We classify 2D shapes by the number and size of their sides, the number and size of their angles, and by the relationships between the sides and angles.

Before we move on to look at other 2D shapes, we need to understand what an angle is and how to describe it.

An Angle is formed when two straight lines intersect and is a measure of the amount of turn. Angles are measured in degrees which are a fraction of a circle. There are 360 degrees in a circle and we use the symbol ° to denote degrees ... 360° is a full circle.

A full turn is 360°

A quarter turn is 90°

A half turn is 180°

A three quarter turn is 270°

Names of angles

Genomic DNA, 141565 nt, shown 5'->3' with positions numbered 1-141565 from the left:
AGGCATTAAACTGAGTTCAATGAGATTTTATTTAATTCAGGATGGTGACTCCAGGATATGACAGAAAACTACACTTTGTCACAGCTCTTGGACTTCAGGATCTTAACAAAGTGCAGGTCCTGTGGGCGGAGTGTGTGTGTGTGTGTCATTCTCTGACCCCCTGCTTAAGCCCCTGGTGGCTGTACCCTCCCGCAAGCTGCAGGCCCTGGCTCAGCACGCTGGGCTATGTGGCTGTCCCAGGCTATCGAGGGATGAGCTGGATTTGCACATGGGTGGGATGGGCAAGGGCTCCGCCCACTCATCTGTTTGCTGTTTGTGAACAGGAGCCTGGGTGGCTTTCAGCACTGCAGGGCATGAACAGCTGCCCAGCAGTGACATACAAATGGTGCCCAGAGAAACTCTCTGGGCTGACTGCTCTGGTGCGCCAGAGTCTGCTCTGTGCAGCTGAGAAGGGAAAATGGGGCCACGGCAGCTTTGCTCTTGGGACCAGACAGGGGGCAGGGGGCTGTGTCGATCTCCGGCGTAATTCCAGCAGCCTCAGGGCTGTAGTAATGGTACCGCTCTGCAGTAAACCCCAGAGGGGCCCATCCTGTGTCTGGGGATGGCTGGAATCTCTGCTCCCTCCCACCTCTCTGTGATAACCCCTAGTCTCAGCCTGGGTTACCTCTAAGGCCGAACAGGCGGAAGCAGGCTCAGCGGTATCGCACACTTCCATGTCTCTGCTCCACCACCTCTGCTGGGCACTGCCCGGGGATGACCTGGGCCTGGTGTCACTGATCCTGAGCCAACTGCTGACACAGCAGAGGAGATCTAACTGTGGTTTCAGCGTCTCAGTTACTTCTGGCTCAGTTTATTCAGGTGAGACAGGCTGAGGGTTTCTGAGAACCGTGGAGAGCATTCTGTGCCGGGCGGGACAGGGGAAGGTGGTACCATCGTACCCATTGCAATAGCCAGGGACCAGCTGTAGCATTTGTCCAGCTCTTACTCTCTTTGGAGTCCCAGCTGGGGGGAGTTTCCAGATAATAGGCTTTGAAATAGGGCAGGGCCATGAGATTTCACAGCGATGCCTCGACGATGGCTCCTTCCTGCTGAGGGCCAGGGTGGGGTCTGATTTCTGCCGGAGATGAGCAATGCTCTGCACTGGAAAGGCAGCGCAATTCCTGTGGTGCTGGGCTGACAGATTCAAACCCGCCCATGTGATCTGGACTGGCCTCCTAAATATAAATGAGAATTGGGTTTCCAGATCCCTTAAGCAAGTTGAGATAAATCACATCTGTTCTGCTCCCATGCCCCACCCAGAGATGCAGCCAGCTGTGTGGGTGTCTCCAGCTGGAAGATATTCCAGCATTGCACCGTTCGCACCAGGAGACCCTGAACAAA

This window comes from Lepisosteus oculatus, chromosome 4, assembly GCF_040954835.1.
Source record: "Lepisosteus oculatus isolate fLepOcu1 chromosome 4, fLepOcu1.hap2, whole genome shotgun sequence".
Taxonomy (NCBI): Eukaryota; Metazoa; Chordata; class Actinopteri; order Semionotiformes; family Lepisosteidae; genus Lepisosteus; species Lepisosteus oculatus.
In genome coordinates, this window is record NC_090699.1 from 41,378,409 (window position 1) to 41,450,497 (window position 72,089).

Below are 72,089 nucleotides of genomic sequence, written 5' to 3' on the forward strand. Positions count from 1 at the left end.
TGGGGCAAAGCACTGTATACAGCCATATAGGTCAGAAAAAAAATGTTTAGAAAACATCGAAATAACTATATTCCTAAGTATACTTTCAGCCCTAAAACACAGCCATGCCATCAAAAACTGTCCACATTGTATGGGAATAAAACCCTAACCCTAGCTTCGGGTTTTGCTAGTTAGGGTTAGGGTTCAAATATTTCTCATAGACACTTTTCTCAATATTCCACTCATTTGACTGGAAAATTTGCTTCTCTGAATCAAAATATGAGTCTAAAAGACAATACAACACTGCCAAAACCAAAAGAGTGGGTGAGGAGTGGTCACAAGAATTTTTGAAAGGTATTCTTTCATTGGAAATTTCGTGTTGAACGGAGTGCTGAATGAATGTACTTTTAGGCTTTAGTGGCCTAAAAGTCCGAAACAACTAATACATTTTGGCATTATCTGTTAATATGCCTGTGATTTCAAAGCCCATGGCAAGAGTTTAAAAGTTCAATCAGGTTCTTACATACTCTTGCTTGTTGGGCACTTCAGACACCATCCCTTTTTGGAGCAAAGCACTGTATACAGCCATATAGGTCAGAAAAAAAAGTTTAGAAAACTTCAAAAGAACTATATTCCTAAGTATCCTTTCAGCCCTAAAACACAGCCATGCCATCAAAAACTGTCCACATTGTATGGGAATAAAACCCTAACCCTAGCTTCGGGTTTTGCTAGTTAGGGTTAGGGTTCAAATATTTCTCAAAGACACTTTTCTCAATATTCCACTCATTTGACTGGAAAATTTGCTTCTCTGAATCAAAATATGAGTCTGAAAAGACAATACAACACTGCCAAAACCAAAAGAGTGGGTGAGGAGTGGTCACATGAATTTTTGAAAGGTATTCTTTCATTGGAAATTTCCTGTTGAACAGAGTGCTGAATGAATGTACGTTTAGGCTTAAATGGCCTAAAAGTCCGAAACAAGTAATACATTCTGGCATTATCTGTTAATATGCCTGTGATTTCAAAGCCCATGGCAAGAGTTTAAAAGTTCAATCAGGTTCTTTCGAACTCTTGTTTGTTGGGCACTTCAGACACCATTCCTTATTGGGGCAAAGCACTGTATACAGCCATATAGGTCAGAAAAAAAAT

There are special names for each type of angle:

An angle of 90° is called a 'Right Angle'

An angle less than 90° is called an 'Acute Angle'

An angle more than 90° but less than 180°
is called an 'Obtuse Angle'

An angle more than 180° but less than 360°
is called a 'Reflex Angle'

An angle that equals 180° is a straight line

We measure angles with a protractor

To use a protractor, you position the protractor over the angle to be measured with the centre lined up exactly over the point of the angle and the zero line exactly over one line of the angle. Then look at where the other line of the angle intersects with the protractor and read off the angle - in this case 50°

These worksheets from Primary Resources will help with angles.

These practice papers are graded in difficulty and are designed to build confidence and highlight problems before moving on to the 'official' papers. There are 5 papers of each type which are graded in difficulty.